Some of the bookstores are astonishing architecturally – converted banks, churches and theatres restored to epic glory. There are also a few modern architectural stars, new, sleek and shiny.  Others are quaint and cute and a puzzle of rooms pieced together. Some are thematically focused on travel, romance, art … Some are named with a wink to readers, like the  “The Wild Rumpus” and “The Ripped Bodice”  and others simply tell it like it is: “Books are Magic!”

I hope someday you can locate a copy of this lovely book and enjoy the journey yourselves.

“Running a bookshop is a curious profession. It is a delightful, weird, and wonderful thing. I am grateful to have been part of it.” – Jen Campbell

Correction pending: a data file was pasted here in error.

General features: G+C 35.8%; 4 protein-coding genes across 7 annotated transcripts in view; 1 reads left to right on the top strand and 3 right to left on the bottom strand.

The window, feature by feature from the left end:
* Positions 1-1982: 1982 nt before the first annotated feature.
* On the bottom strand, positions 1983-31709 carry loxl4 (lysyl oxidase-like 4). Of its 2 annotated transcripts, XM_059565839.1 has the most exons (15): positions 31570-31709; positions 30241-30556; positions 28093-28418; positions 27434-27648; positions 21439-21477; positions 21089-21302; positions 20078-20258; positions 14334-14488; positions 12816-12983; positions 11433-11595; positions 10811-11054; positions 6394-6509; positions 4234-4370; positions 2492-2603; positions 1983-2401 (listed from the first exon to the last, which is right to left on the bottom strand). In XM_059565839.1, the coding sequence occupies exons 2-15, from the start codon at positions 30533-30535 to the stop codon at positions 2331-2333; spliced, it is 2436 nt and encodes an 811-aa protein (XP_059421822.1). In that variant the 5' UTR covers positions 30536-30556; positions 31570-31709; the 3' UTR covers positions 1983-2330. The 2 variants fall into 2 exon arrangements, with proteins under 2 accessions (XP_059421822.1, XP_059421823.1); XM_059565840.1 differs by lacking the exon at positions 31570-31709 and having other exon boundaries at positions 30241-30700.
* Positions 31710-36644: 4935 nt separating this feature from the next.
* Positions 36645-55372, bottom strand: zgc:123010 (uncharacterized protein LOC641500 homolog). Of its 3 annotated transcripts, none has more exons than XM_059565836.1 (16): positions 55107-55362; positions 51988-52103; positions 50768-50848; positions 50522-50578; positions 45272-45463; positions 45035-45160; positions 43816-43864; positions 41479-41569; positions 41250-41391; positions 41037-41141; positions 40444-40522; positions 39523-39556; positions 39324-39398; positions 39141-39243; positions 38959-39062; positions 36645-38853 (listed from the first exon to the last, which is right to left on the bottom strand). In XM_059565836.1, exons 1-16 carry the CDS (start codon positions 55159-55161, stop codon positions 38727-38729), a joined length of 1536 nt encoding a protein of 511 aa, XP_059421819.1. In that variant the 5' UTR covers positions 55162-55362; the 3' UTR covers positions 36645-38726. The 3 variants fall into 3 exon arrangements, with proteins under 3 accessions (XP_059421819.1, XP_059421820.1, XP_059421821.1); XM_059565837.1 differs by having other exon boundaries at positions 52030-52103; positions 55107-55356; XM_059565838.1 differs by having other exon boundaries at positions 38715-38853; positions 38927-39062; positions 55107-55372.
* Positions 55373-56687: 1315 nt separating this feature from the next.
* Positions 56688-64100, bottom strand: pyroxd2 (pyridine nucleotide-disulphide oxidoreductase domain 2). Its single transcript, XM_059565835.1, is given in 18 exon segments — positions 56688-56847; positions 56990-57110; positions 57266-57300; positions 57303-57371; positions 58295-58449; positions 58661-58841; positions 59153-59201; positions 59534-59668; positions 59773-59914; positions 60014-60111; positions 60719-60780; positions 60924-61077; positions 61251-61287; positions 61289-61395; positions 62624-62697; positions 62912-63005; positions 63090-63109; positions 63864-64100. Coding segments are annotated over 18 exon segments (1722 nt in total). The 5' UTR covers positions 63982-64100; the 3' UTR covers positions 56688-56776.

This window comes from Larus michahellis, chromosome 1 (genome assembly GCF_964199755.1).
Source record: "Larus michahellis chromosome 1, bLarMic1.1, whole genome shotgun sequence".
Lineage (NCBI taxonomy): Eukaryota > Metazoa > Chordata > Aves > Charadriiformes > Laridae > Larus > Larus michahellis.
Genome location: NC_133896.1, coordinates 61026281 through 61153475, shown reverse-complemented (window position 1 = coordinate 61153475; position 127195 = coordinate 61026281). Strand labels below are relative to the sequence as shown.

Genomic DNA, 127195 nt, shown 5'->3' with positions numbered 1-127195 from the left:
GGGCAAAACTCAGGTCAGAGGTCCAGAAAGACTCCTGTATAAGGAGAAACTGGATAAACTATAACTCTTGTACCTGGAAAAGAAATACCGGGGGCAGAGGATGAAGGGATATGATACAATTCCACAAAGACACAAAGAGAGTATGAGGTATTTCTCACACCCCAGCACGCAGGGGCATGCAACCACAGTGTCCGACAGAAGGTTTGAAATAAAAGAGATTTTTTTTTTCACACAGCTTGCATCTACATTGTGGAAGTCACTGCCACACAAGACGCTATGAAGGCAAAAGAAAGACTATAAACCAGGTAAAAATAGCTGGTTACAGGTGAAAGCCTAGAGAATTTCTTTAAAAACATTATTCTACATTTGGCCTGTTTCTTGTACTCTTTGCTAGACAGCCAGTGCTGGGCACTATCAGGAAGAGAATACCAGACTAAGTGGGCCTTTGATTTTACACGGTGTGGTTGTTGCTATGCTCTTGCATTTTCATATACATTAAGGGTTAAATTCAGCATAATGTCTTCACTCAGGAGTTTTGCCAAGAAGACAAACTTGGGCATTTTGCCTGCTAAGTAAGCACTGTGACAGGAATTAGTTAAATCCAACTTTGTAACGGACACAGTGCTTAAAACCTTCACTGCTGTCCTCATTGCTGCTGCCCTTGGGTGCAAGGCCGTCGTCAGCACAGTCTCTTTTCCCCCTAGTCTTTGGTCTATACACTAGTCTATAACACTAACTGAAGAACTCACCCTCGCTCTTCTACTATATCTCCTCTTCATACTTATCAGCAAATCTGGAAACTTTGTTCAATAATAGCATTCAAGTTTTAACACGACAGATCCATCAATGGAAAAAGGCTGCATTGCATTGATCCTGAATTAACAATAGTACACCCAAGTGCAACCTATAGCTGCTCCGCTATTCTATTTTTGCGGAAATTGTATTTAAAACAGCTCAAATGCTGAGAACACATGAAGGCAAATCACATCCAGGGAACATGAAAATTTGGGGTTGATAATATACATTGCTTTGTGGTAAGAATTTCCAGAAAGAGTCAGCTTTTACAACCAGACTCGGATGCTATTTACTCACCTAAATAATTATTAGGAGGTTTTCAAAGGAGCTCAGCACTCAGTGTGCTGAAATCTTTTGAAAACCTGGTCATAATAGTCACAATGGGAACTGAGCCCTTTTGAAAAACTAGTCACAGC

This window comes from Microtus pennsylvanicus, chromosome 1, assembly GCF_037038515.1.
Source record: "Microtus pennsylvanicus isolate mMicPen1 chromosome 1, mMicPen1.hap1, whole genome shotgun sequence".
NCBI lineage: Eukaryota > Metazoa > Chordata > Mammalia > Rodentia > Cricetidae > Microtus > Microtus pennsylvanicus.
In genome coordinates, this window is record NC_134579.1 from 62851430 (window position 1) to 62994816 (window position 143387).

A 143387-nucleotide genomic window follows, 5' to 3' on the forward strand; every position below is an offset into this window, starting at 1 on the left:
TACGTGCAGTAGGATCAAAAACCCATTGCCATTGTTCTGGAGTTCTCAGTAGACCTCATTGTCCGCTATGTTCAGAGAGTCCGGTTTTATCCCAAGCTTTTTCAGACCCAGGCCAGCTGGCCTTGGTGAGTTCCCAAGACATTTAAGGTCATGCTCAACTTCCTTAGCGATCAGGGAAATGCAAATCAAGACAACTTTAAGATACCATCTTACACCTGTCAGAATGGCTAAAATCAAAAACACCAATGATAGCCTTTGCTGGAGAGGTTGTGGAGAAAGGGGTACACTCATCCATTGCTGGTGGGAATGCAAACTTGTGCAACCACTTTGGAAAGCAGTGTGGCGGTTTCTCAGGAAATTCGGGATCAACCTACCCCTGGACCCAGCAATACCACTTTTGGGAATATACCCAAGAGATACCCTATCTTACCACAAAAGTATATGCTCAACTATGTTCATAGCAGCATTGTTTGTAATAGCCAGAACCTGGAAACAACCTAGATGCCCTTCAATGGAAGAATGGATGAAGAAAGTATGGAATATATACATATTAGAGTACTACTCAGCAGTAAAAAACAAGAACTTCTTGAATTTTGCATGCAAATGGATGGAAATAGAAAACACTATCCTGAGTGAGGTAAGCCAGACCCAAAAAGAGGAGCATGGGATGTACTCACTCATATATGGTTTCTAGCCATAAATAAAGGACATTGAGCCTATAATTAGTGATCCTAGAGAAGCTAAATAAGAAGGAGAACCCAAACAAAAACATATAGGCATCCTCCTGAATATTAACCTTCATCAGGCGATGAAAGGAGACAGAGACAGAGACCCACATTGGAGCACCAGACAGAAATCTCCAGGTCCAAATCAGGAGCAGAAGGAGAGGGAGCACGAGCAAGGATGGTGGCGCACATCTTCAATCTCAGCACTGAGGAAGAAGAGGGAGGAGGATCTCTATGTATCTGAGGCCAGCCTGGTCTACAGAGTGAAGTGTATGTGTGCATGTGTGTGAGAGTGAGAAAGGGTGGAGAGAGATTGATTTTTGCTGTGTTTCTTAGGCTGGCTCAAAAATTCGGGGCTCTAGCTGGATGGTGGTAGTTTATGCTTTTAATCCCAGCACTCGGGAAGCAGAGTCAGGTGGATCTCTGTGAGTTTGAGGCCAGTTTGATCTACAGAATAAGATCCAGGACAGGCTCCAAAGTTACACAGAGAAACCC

Delightful Discoveries

May 21, 2010

I recently came across an article and was delighted by it for so many reasons.  Firstly, it is beautifully written, by a favourite writer,  Ann Patchett, of Bel Canto fame.  (Bel Canto is a must-read if you have yet to have the pleasure.)  Secondly, it is about the discovery of a charming little town with charming folk and (deep breath) a charming book store. Sighhhh. Should I mention the cherry pie now? Yup. Charming cherry pie!  As it’s a long weekend, many of you are busy packing your duffle bags and setting off up the coastline, to islands, or through the valleys inland. Whether your journey involves ferries or winding roads or you expect to journey no farther than your own back deck, here’s a little trip for you. A few paragraphs to give you a taste – you can read the full article in the New York Times Style magazine here.